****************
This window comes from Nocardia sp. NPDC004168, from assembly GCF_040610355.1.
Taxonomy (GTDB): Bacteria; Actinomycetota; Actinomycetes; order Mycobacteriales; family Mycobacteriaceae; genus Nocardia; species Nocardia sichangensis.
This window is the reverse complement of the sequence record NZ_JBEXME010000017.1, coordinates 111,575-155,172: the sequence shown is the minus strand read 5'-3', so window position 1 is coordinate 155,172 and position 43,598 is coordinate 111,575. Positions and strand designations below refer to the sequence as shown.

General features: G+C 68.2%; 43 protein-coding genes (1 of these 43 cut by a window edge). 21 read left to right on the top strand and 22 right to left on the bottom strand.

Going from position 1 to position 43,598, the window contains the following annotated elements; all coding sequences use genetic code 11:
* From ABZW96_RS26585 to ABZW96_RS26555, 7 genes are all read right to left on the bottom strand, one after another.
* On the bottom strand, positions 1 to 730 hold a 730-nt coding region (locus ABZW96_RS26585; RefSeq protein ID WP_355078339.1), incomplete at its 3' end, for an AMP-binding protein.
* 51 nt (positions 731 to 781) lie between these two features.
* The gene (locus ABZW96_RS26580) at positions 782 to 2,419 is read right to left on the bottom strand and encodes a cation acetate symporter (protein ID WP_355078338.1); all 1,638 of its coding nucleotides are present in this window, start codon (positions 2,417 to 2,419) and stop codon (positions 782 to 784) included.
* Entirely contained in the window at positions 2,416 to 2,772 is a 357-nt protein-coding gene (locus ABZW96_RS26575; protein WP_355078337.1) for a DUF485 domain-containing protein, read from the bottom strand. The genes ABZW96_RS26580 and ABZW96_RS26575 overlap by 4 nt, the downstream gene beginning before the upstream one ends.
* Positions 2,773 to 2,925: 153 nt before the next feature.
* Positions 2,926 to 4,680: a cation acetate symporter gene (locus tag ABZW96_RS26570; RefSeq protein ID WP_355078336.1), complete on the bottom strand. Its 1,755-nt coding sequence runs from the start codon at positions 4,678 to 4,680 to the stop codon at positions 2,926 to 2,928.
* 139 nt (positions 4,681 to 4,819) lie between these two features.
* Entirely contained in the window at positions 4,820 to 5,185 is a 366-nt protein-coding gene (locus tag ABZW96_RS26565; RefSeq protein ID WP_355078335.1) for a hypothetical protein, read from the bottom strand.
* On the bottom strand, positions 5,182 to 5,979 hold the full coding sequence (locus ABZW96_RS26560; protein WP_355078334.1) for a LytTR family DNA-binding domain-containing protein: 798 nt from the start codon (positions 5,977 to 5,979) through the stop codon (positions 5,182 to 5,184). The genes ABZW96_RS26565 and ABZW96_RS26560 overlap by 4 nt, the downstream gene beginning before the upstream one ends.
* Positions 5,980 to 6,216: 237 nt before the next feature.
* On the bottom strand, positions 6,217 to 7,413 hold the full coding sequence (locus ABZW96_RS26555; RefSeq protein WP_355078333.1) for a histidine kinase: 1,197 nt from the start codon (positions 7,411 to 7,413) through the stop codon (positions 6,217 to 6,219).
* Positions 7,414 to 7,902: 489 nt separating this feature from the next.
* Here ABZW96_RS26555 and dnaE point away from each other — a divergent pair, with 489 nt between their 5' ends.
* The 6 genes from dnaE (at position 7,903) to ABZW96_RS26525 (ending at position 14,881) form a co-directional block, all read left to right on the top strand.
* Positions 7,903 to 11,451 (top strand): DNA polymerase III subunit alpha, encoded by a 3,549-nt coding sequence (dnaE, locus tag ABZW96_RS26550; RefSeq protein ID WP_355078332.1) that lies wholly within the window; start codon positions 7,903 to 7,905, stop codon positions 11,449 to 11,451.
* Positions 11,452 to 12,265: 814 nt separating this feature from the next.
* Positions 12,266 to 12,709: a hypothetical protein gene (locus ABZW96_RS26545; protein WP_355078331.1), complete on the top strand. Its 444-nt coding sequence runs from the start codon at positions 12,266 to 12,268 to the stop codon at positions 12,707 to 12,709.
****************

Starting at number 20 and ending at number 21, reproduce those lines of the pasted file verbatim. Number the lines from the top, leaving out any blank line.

* The 6 genes from dnaE (at position 7,903) to ABZW96_RS26525 (ending at position 14,881) form a co-directional block, all read left to right on the top strand.
* Positions 7,903 to 11,451 (top strand): DNA polymerase III subunit alpha, encoded by a 3,549-nt coding sequence (dnaE, locus tag ABZW96_RS26550; RefSeq protein ID WP_355078332.1) that lies wholly within the window; start codon positions 7,903 to 7,905, stop codon positions 11,449 to 11,451.